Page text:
97 typical iodination reaction was performed on compound 1 to get compound 2 , which was further reacted with ethynyltrimethylsilane under Sono gashira reaction condition s to obtain compound 3 . Deprotection of the trimethylsily l group by strong base generated compound 4 . The synthesis of end groups started with reacting naphthalene diimide with one equivalent of octan 1 amine to afford compound 5 . Due the possibility of having both mono and di substitution products and tough work up, the yield was very low. Compound 5 was further reacted with 4 iodoaniline to generate compound 6 with decent yield. Reaction of compound 6 with ethynyltrimethylsilane under Sonogashira reaction condition s produced compound 7 which was deprotected by tributylammonium fluoride (TBAF) to get compound 8 . In this step, strong base was not used to avoid hydrolyzing the imide functional groups. The p olymers were synthesized u nder Sonogashira polycondensation reaction condition s polymerization reactions. In a typical reaction, compound 2 and 4 ( 1:1 molar ratio ) and various amounts of compound 6 were add ed into flask. Without the presence of mono functionalized compound 6 , the polymer chain will keep growing. However, the addition of compound 6 changed the stoichiometric balance of the functional groups and lower ed the overall molecular weight. Compound 8 was added at the end of polymerization to ensure efficient end capping at both chain ends. In addition, one PPE polymer without electron acceptor was synthesized as a model compound. The synthesis of OPE 8 was reported by Mr. Junling Jiang from the Schanz e group (unpublished results). Polymer molecular weights were characterized by both GPC and 1 H NMR (Figure 3 2). The GPC trace shows a clear decrease in the retention time with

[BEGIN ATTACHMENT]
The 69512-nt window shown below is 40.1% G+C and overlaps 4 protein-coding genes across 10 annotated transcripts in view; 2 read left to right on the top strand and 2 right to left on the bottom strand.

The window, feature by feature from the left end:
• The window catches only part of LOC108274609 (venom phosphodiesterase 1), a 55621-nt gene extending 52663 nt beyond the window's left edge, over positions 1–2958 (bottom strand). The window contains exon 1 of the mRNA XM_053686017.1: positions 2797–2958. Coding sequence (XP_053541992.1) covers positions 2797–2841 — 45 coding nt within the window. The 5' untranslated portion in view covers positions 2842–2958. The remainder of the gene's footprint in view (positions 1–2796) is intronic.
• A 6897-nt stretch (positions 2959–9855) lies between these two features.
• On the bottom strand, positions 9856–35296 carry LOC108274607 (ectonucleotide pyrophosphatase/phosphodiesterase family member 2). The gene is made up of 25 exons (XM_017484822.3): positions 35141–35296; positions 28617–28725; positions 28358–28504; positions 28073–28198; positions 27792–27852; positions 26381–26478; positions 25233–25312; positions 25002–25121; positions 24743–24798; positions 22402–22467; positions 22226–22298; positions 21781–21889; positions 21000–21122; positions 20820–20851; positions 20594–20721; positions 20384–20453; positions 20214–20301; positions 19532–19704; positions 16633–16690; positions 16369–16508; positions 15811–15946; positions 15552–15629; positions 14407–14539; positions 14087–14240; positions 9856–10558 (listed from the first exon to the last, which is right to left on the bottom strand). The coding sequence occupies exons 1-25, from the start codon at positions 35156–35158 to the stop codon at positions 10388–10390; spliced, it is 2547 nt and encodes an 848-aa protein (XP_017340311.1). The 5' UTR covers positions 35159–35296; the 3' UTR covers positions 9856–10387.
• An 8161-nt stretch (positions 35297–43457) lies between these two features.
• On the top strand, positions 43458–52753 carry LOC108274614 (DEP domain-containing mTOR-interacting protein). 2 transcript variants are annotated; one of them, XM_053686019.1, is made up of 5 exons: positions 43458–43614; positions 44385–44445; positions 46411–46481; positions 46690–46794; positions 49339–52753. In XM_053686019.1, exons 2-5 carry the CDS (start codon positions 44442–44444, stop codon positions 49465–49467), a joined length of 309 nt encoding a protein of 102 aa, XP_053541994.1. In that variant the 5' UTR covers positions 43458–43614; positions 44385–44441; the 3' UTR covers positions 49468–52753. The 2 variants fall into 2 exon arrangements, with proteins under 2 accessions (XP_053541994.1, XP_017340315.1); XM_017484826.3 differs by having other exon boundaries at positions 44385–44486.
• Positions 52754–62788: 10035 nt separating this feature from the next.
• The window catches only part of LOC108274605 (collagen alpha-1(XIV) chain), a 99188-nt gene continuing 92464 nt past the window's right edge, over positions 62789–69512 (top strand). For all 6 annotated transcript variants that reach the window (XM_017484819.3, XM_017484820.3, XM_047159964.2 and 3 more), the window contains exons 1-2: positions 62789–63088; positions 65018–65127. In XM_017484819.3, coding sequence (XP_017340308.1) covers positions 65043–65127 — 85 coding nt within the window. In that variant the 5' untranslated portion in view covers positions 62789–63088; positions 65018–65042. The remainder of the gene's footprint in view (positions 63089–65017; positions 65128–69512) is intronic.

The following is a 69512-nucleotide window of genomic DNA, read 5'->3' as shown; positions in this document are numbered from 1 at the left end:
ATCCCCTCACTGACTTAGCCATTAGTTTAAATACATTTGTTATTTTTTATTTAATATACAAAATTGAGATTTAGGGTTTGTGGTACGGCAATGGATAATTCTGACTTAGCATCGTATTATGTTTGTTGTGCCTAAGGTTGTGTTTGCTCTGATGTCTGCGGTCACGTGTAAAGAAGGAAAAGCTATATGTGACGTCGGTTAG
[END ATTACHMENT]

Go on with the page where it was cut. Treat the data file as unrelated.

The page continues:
98 increasing polymer molecular weight (Mn (PPE NDI 8) < Mn (PPE NDI 14) < Mn (PPE NDI 22) < Mn (PPE NDI 39)). In the 1 H NMR spectrum , both proton signals from the naphthalene diimide and polymer backbone appear . Chemical shift at 8.82 ppm was assigned to the aromatic protons on the naphthalene rings and shifts at 7.73 ppm and 6.98 ppm came from the phenyl ring next to the nap hthalene unit . Aromatic protons of the PPE backbone occur at 7.38 ppm an d the methylene unit which was directly connected to the phenyl ring had a chemical shift at around 2.84 ppm. Signal integration of naphthalene protons and m ethylene proton s were used to calculate the molar ratio of naphthalene unit s to phenyl rings. Assuming there are two naphthalene groups on each polymer chain, the numb er of phenyl rings and repeat unit s can be determined by calculating the ra tio of the signal integration at 7.38 ppm and 2.84 ppm . Figure 3 2. GPC and NMR characterization of PPE NDI n. A) GPC and B) 1 H NMR of PPE NDI 8 (black), PPE NDI 14 (red), PPE NDI 22 (blue) and PPE NDI 39 ( dark cy an) The number of repeat unit s calculat ed from NMR di ffers significantly from the that derived from GPC when molecular weight is high (Table 3 1). And, the reason might be